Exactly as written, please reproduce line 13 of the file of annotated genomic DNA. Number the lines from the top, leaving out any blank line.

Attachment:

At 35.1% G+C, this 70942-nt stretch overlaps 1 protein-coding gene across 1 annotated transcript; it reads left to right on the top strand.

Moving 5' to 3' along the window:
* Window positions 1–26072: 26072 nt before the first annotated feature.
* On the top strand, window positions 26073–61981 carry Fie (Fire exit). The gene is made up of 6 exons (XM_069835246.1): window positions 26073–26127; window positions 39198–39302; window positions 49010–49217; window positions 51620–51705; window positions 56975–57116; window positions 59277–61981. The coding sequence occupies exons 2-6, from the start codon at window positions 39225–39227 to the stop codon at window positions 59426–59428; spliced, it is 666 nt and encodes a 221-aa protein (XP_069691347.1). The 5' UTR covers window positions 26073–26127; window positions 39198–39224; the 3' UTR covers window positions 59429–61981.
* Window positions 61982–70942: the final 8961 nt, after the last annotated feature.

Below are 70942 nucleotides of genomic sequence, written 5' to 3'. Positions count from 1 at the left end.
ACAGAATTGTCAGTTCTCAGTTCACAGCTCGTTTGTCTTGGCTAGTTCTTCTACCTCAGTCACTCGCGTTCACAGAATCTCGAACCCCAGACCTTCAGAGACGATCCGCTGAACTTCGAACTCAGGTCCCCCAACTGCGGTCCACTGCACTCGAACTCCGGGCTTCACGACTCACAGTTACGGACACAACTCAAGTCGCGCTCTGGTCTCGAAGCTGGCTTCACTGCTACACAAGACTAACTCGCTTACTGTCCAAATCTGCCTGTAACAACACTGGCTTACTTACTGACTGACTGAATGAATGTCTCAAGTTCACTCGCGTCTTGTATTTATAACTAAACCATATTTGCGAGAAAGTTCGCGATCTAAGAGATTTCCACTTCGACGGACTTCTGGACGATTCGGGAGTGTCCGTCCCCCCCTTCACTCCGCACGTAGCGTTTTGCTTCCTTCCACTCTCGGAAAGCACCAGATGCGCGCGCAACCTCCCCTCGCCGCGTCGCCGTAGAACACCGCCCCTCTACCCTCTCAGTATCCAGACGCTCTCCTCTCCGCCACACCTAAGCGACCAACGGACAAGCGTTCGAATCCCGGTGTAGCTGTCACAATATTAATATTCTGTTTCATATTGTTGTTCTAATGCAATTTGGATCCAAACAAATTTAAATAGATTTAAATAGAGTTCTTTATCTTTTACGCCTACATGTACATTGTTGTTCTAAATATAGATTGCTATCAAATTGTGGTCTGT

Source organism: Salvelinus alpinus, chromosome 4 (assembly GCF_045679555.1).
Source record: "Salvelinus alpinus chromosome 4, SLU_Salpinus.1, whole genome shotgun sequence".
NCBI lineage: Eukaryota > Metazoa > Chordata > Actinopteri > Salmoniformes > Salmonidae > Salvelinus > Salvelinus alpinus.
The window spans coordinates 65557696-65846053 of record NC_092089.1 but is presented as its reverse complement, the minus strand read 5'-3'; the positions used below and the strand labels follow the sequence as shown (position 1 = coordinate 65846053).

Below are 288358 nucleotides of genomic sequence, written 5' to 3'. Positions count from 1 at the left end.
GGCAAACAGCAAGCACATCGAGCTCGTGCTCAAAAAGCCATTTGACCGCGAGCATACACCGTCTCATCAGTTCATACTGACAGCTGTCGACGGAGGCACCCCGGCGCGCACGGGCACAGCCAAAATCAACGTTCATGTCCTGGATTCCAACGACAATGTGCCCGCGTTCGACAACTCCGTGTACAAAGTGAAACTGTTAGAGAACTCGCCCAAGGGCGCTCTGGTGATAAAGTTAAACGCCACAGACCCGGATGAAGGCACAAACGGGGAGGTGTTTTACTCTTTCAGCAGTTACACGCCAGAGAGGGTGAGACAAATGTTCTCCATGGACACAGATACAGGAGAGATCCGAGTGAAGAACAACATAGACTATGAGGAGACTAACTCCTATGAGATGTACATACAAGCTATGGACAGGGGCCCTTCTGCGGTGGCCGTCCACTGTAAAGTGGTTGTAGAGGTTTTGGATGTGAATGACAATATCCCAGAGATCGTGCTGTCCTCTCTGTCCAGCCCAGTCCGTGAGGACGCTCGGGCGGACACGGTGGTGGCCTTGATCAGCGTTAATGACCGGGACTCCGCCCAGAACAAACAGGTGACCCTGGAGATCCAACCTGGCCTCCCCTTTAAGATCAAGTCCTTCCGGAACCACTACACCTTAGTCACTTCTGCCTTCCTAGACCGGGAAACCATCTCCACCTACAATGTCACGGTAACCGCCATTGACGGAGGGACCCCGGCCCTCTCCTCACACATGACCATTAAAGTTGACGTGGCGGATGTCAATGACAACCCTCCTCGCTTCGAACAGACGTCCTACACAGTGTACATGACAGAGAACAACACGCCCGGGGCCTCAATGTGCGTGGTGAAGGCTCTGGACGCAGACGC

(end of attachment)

GGCAAACAGCAAGCACATCGAGCTCGTGCTCAAAAAGCCATTTGACCGCGAGCATACACCGTCTCATCAGTTCATACTGACAGCTGTCGACGGAGGCACCCCGGCGCGCACGGGCACAGCCAAAATCAACGTTCATGTCCTGGATTCCAACGACAATGTGCCCGCGTTCGACAACTCCGTGTACAAAGTGAAACTGTTAGAGAACTCGCCCAAGGGCGCTCTGGTGATAAAGTTAAACGCCACAGACCCGGATGAAGGCACAAACGGGGAGGTGTTTTACTCTTTCAGCAGTTACACGCCAGAGAGGGTGAGACAAATGTTCTCCATGGACACAGATACAGGAGAGATCCGAGTGAAGAACAACATAGACTATGAGGAGACTAACTCCTATGAGATGTACATACAAGCTATGGACAGGGGCCCTTCTGCGGTGGCCGTCCACTGTAAAGTGGTTGTAGAGGTTTTGGATGTGAATGACAATATCCCAGAGATCGTGCTGTCCTCTCTGTCCAGCCCAGTCCGTGAGGACGCTCGGGCGGACACGGTGGTGGCCTTGATCAGCGTTAATGACCGGGACTCCGCCCAGAACAAACAGGTGACCCTGGAGATCCAACCTGGCCTCCCCTTTAAGATCAAGTCCTTCCGGAACCACTACACCTTAGTCACTTCTGCCTTCCTAGACCGGGAAACCATCTCCACCTACAATGTCACGGTAACCGCCATTGACGGAGGGACCCCGGCCCTCTCCTCACACATGACCATTAAAGTTGACGTGGCGGATGTCAATGACAACCCTCCTCGCTTCGAACAGACGTCCTACACAGTGTACATGACAGAGAACAACACGCCCGGGGCCTCAATGTGCGTGGTGAAGGCTCTGGACGCAGACGC